There was a time in my life when I believed you weren’t on the “inside” unless you knew the “inside scoop” about everybody. For a long time I had a FALSE sense of connection with other women when I would partake in gossip. Even writing that down makes me feel icky, but I wouldn’t be writing it down at all if I believed this problem was unique to me.
Gossip is something SO many women have been hurt by, yet continue to perpetuate, and if we can’t recognize the vicious cycle for what it is, we WILL fall victim to its pattern over and over again.
According to the Merriam-Webster dictionary, a gossip is defined as a person who habitually reveals personal or sensational facts about others.
I love that definition because it reminds me of another quote that a woman I admire shared with me years ago from Eleanor Roosevelt.
I listened to a podcast by Ben Bergeron a while back that has stuck with me wherever I go. He said that gossiping tells people far more about who YOU are than the person you’re gossiping about. Gossip tells the person you’re gossiping TO, ‘I am NOT trustworthy.’ On the contrary, if you hear someone gossip and you defend the person being talked about, you are telling people around you that you are LOYAL.
I’m the first to want to empathize with a woman who feels like she’s been wronged. I CRAVE connection with other women, but I HAVE to believe we can empathize and connect WITHOUT tearing down another person in the process.
How do we identify and then deflect the gossip? Is it possible to remain connected without participating?
Whenever I get a hunch that the conversation is going into uncomfortable territory I try to ask myself before speaking, “Would I have the courage to say this about the person if they were standing next to me?”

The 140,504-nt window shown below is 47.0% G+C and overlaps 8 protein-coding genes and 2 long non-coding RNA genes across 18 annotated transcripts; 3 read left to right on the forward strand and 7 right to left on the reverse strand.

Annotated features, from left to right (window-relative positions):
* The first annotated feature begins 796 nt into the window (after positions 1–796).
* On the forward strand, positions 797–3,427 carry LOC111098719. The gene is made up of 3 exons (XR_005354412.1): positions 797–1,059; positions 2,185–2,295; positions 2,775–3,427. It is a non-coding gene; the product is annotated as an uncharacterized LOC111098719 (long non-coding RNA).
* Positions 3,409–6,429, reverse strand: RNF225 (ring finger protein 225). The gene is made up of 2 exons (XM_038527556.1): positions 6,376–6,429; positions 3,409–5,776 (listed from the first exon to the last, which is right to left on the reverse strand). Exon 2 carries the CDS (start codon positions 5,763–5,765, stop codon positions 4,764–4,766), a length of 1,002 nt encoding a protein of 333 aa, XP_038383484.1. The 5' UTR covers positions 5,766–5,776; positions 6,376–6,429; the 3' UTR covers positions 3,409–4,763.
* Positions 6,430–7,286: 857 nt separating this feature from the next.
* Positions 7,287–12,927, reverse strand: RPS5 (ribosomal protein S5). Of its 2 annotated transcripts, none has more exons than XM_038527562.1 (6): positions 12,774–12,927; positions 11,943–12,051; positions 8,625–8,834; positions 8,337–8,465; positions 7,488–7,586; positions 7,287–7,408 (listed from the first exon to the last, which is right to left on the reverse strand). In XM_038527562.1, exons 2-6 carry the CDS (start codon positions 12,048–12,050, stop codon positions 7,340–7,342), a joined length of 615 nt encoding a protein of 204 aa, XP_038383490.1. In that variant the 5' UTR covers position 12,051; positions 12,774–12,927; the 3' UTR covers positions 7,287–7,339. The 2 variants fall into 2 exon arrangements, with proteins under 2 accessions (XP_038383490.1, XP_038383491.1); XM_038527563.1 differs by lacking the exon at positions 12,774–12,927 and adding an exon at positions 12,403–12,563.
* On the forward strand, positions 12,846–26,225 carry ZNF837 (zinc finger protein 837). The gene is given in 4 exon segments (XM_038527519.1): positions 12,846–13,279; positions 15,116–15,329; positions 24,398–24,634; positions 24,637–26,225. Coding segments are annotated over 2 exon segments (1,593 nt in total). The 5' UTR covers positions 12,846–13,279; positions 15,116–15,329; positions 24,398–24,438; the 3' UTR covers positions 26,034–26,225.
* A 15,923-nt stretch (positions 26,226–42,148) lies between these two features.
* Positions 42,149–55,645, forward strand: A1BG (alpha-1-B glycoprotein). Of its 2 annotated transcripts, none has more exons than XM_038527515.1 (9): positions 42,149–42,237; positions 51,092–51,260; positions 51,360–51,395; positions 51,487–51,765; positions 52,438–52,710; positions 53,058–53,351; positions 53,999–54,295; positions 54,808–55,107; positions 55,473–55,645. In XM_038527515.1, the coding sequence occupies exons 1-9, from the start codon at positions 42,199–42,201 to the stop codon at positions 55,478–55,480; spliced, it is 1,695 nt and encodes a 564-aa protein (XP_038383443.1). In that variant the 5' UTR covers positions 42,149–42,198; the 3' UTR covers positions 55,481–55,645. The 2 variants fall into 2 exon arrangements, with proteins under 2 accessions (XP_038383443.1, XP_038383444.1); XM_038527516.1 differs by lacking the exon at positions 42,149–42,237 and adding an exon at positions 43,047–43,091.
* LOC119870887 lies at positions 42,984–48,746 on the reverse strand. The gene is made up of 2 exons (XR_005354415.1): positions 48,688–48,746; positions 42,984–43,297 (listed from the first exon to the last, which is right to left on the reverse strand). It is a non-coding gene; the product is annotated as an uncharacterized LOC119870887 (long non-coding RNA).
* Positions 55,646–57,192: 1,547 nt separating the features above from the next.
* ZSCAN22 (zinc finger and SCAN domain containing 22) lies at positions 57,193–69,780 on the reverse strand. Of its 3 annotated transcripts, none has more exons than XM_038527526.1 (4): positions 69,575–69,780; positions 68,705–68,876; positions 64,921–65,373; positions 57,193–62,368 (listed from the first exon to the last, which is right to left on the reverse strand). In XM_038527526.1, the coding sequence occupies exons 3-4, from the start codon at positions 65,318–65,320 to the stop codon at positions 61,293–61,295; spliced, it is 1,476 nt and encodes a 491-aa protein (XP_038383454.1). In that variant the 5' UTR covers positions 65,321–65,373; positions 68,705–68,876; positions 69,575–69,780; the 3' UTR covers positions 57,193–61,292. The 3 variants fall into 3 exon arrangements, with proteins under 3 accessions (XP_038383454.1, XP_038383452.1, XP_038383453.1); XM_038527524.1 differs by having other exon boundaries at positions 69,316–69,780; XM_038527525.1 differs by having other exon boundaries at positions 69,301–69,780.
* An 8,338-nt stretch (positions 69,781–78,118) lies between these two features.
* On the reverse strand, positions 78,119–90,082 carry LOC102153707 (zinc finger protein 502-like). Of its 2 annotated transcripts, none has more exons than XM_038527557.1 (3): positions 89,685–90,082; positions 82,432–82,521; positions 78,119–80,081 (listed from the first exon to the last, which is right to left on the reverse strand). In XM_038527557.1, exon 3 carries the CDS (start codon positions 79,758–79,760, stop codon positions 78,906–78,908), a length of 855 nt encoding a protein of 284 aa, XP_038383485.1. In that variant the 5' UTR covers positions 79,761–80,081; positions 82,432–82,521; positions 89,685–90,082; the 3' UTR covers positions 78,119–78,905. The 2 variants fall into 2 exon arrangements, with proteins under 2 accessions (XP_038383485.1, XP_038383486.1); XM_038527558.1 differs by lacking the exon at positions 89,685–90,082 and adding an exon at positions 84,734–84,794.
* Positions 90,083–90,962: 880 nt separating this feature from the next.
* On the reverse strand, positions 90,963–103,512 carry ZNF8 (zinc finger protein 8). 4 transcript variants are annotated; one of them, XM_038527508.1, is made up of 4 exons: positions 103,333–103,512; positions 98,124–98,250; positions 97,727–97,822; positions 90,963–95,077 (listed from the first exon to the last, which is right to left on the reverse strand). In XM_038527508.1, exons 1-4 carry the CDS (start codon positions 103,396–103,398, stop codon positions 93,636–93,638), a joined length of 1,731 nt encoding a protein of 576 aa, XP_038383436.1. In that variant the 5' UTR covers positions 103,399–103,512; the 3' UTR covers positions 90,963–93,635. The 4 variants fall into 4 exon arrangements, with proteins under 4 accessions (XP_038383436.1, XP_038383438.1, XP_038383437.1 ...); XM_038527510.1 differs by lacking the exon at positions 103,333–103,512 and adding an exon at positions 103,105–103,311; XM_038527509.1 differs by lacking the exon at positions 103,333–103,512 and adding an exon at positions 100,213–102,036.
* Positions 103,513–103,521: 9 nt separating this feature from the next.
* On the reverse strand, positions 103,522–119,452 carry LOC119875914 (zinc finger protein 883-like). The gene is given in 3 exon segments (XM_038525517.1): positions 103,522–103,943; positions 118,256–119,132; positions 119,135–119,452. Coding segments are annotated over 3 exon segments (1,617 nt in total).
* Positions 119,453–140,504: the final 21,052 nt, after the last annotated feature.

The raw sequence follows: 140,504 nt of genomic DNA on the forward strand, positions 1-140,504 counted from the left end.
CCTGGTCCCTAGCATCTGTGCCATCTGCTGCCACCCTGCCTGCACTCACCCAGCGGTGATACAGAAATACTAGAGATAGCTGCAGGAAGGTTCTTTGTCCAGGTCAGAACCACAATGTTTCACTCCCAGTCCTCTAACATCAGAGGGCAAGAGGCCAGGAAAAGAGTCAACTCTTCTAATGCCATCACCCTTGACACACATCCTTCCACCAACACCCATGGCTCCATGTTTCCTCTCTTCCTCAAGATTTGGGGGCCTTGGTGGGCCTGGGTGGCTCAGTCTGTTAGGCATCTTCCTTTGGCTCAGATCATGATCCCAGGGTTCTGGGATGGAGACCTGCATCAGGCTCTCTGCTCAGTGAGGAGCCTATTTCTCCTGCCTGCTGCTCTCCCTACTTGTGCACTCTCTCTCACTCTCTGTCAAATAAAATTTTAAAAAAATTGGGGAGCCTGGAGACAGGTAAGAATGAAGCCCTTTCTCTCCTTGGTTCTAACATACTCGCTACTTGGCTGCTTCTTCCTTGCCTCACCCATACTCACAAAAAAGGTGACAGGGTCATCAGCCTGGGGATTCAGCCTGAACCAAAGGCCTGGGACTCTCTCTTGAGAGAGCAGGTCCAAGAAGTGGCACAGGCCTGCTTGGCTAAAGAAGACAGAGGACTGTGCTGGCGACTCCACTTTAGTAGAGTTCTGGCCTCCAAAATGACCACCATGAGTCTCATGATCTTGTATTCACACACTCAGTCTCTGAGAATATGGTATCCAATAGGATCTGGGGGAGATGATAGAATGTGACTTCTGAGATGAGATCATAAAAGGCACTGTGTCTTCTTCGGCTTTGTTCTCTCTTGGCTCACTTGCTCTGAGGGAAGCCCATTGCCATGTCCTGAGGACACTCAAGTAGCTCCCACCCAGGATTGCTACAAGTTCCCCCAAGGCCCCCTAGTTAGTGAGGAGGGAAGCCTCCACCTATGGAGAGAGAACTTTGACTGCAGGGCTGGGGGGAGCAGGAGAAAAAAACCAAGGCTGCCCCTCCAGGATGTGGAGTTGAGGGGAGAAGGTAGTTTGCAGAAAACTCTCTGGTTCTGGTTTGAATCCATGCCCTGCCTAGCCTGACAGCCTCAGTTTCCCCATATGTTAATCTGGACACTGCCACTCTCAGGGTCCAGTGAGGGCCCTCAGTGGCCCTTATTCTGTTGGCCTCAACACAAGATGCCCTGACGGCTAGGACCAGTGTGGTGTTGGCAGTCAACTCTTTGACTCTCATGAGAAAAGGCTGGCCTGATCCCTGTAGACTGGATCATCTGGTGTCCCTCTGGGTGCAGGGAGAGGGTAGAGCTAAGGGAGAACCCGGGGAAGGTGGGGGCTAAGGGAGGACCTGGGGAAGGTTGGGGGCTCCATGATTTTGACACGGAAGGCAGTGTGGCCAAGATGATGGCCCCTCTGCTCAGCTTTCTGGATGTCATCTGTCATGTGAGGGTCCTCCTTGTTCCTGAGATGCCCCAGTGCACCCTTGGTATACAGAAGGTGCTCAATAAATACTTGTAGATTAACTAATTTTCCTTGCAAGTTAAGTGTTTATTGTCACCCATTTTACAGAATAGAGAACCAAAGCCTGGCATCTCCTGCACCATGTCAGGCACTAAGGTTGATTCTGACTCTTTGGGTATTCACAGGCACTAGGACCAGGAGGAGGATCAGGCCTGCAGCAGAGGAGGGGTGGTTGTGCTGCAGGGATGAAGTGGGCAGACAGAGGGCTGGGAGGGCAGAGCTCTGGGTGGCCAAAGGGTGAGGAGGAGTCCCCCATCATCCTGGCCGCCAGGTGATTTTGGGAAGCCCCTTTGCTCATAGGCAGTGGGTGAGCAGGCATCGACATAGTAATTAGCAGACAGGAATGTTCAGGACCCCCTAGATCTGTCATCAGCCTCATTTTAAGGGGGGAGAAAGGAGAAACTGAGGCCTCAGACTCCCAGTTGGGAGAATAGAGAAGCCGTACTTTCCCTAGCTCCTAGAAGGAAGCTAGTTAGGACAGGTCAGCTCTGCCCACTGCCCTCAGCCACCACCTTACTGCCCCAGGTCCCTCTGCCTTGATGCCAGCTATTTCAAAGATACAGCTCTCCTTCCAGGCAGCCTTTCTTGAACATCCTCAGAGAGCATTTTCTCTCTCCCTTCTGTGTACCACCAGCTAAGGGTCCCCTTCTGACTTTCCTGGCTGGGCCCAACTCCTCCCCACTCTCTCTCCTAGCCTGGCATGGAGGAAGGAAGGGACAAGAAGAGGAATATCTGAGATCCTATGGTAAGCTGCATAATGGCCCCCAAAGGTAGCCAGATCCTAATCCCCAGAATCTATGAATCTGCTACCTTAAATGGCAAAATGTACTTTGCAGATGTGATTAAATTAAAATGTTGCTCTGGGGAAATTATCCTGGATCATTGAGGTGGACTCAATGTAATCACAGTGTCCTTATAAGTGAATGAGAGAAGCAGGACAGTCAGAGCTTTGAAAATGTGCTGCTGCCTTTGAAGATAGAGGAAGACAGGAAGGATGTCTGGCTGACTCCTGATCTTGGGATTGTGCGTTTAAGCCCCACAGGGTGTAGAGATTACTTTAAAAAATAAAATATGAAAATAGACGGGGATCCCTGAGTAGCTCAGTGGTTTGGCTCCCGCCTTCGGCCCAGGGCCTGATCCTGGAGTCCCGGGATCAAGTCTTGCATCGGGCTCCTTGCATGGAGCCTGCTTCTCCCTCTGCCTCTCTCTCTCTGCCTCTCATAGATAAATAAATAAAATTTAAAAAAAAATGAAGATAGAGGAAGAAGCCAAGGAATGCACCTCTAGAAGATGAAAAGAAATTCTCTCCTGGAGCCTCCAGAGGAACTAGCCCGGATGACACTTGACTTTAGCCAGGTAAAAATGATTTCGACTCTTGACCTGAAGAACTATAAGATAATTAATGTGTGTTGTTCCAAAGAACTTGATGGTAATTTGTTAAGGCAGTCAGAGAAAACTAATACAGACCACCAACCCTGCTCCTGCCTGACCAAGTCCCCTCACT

Boy, do I wish I could say that I’ve always answered that with a resounding yes, but before you go thinking I’ve mastered the art of deflecting gossip I want you to know what a work in progress I really am. More times than I care to admit I’ve walked away from conversations thinking I said too much or I listened too long.
I like to remember that we have ALL been hurt at some point in our lives AND we have also ALL been the HURTER, and that connection remains whether or not a name is attached to the situation. In fact, I‘d venture to say our connection can be DEEPER and more widespread when a name isn’t attached to the situation.
Whether gossip stems from insecurity, pain, a desire to feel connected, or just sharing a juicy tidbit, recognizing its harmful effects can decrease the likelihood that you’re caught up in another uncomfortable situation. Don’t be afraid to change the subject, defend boldly, or if you have to, permanently separate yourself from a toxic environment. Because the temporary satisfaction of participating in someone else’s gossip will never outlast the consequences.
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